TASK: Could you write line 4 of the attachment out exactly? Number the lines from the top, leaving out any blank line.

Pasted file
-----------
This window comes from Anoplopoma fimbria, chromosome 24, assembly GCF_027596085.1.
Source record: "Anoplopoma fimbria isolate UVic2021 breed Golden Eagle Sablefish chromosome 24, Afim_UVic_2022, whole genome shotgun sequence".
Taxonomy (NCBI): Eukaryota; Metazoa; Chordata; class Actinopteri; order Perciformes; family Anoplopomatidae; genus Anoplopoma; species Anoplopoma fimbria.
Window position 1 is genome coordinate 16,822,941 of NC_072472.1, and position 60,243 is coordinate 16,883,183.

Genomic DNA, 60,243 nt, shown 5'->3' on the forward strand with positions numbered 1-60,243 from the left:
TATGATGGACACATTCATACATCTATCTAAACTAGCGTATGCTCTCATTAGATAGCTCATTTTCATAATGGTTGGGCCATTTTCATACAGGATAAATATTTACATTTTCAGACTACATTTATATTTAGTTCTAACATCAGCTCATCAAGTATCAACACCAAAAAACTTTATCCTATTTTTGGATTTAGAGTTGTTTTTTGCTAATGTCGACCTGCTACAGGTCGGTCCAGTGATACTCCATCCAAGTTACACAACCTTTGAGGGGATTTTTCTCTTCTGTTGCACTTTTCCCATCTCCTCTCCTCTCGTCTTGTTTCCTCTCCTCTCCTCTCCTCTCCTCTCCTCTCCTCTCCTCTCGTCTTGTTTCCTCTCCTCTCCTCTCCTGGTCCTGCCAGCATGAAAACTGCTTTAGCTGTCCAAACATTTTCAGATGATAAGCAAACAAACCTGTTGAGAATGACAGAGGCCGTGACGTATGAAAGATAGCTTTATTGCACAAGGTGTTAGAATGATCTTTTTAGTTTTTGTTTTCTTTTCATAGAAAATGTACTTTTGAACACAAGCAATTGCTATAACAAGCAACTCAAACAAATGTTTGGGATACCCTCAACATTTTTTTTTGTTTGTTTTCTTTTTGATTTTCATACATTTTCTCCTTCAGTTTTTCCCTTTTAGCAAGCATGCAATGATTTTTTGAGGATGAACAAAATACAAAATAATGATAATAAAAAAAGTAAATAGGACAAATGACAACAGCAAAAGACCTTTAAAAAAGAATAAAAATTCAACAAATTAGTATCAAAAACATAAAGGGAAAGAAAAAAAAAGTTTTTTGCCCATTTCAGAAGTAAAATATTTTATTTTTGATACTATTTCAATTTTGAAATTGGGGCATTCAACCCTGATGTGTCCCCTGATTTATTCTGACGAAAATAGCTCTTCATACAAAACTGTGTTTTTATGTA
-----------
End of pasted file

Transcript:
Window position 1 is genome coordinate 16,822,941 of NC_072472.1, and position 60,243 is coordinate 16,883,183.